by Youssef Aboul-Enein

Tinderbox: The Past and Future of Pakistan by M.J. Akbar. Originally published in 2011 and re-issued in paperback in 2012 by HarperCollins (Harper Perennial), New York.

M.J. Akbar is editorial director of India Today, an English-language weekly that is the region’s equivalent to Newsweek or TIME Magazine. Anyone interested in an Indian perspective of local and regional issues should peruse the magazine and its Website. The author lives in Delhi and is also an editor for the Sunday Guardian, another Indian weekly magazine. His book, Tinderbox, offers a deep yet India-centric view of Pakistan’s history.

The author proposes that Pakistan is a successor state to the Mughal Empire, and a search for a Muslim space defines its identity. To this end, Akbar discusses the scars that pre-date the formation of modern India and Pakistan. They include the Shiite Safavid Persian Nadir Shah (1739-1757), who entered Delhi and massacred 20,000 Hindus and Muslims. The Mughals, a Muslim dynasty ruling India, failed in its basic duty to protect its people from 58 days of terror, plunder and murder.

The Sunni cleric Shah Waliullah tried to make sense of this Shiite Safavid scourge. Waliullah’s remedy was to conduct an ideological and emotional separation from Hindus. He advocated that Muslims should live far enough from Hindus that one should not see the smoke from their kitchen fires. Waliullah also stimulated opposition to the British East India Company that culminated in the 1757 Battle of Plassey.

Another figure the book discusses is Sayyed Ahmed Barlevi, a disciple of Waliullah, who incited battles against Sikhs in the Punjab, ending in the Battle of Balakot in 1831.

These events define identities in India as well as Pakistan.

It is regrettable that the founder of Pakistan, Mohammed Ali Jinnah, and the father of modern India, Mohandas Gandhi, died in 1948. In the case of Pakistan, the book argues that Jinnah died without establishing a more moderate definition of the role of Islam in a polity. The father of South Asian Islamist politics, Maulana Maududi – whose views would be realized with the ascendancy of the dictatorship of GEN Zia-ul-Haq – defined this. Akbar argues that the remedy for Pakistan is the transformation of the body politic and the struggle between the visions of Jinnah vs. Maududi.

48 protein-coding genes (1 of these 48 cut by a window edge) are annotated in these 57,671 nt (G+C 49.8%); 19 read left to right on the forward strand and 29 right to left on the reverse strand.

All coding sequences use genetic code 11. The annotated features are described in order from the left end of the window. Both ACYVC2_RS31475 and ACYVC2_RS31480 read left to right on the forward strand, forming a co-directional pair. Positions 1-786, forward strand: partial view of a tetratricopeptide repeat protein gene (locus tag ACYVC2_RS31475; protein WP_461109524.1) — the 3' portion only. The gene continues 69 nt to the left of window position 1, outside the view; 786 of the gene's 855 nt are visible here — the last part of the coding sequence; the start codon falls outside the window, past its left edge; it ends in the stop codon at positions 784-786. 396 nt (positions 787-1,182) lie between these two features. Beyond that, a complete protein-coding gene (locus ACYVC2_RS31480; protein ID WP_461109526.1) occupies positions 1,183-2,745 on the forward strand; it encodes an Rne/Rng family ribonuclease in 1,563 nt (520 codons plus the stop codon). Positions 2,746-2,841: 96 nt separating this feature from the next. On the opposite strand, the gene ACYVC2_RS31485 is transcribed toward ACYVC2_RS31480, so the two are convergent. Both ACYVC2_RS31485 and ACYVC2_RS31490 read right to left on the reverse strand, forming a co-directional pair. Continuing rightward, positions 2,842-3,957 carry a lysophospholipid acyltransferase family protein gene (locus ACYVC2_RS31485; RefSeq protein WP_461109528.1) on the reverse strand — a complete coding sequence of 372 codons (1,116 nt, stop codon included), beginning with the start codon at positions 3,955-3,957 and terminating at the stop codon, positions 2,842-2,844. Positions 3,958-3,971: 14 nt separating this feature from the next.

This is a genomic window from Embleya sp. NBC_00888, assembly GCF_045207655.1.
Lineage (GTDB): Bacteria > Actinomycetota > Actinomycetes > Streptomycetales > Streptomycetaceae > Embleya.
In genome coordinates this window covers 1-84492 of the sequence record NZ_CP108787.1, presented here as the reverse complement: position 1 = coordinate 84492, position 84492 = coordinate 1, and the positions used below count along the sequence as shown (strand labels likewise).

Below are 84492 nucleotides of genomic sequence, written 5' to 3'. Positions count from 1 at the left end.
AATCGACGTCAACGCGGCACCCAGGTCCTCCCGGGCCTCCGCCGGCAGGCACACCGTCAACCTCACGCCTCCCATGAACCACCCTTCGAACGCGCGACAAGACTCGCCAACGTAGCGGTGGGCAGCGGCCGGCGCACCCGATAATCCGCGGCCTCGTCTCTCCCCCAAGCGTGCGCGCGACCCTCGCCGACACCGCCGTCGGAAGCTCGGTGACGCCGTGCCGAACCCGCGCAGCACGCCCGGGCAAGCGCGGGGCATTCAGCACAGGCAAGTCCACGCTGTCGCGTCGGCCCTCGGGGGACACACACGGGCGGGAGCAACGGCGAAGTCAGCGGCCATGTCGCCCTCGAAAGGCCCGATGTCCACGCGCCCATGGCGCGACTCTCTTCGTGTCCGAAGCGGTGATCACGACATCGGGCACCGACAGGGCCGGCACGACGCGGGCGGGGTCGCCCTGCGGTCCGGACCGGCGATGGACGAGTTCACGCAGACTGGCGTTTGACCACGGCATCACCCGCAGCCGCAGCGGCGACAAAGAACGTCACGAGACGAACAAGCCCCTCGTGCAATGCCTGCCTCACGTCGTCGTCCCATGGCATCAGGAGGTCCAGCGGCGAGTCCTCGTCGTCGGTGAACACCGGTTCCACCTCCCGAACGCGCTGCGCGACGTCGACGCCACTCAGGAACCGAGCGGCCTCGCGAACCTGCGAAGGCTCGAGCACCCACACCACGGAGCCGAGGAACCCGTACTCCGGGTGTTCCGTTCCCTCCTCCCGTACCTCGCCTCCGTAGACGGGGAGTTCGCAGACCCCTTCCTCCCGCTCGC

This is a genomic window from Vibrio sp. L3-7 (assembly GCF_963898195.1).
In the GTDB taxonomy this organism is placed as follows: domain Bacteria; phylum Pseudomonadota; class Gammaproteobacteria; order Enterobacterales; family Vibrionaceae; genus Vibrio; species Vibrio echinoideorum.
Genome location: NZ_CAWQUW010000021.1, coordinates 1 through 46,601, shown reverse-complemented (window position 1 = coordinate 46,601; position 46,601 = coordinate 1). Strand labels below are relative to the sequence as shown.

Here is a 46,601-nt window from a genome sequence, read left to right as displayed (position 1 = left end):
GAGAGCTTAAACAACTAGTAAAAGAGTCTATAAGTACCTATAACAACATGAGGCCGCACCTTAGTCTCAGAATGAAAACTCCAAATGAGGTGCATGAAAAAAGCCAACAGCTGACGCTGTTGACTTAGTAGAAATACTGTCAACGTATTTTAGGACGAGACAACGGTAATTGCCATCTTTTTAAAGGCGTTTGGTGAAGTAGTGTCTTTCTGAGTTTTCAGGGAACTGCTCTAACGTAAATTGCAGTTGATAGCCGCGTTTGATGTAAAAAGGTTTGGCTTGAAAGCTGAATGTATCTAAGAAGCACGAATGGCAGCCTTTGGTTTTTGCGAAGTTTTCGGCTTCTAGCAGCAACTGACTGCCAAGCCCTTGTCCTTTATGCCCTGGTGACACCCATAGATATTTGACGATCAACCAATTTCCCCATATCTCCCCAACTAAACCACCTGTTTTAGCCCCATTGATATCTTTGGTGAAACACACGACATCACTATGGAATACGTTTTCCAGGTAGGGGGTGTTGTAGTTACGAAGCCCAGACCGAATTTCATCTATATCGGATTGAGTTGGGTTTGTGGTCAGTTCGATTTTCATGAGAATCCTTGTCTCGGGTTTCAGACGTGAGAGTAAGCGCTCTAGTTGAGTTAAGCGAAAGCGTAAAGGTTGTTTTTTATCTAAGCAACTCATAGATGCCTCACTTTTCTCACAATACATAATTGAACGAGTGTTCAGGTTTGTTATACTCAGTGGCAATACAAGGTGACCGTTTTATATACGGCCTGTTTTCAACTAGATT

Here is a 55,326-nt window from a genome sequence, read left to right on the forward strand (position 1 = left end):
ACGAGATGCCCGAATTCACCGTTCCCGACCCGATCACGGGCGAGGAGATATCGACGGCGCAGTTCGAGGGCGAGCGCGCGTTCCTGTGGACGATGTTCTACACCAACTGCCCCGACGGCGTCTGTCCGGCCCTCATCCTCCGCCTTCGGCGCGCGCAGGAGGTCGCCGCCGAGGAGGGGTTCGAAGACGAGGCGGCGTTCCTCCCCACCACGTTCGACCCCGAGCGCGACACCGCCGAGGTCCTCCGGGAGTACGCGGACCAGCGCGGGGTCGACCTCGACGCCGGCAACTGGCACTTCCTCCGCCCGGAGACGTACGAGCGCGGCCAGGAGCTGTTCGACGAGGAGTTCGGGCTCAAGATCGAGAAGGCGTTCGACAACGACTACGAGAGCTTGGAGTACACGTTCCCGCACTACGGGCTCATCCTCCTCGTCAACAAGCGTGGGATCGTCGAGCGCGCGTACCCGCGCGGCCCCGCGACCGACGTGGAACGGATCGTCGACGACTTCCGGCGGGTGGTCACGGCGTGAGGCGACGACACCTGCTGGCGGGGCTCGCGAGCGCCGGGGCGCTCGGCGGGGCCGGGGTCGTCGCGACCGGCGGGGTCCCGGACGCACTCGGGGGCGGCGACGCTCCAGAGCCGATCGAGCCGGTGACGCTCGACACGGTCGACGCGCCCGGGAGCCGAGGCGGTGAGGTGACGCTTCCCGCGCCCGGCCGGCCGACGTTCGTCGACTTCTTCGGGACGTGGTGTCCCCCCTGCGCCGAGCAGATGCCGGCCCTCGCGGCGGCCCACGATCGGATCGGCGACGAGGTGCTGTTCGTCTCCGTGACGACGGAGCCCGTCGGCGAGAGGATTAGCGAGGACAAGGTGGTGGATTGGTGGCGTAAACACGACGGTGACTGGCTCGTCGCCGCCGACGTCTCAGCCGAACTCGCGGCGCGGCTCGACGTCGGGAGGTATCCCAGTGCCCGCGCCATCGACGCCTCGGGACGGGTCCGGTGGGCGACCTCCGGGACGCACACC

In case you think this history doesn’t matter, Akbar highlights four major figures in Muslim India:

  • Mahmud of Ghazni (d. 1030) emerged from Afghanistan and established the Ghaznavid Dynasty in parts of India, Afghanistan and Iran. Hindus hold him responsible for the sack of their temple in Somanath.
  • Muhammad of Ghauri (d. 1206) established Muslim rule from Gujurat to Bengal.
  • Zahir-u-Din Babur (d. 1530) founded the Mughal Empire.
  • Ahmed Shah Abdali (d. 1773) defeated the Hindus in 1761 in the Battle of Panipat, replacing the Hindu king in Delhi.

All four of Pakistan’s nuclear missiles are named for these four figures of regional history. Also, in 1951 Prime Minister Jawaharlal Nehru unsuccessfully dissuaded his ministers from attending the rededication of the Hindu temple in Somanath.

The book does a great job outlining the evolution of Islamic thought in India, such as the codification of Hanafi law (one of four major schools of Sunni Islam) and how some sought a return to fundamentalism by emulating an idealized view of Arabs and not Turks or Hindus. Another fascinating aspect of the book is the discussion of Britain’s sending 16 military expeditions between 1850 and 1857, with a final push in 1863 to defeat what they termed a Wahhabi (a subsection of Hanbali Sunni Islam) insurrection in the Northwest Frontier provinces.

Akbar discusses how the British used the politics of sectarianism to divide and rule, and quotes Lord Macaulay (1800-1859): “We must do our best to form a class who may be interpreters between us and the millions we govern.” This decade-long colonial policy exacerbated the trauma of partition in 1947.

There is much for the reader to learn with this book; I had to re-read chapters to understand the nuances and complexity of the subcontinent. Readers with an interest in Pakistan and India will find this book worth reading, discussing and debating.

CDR, U.S. Navy

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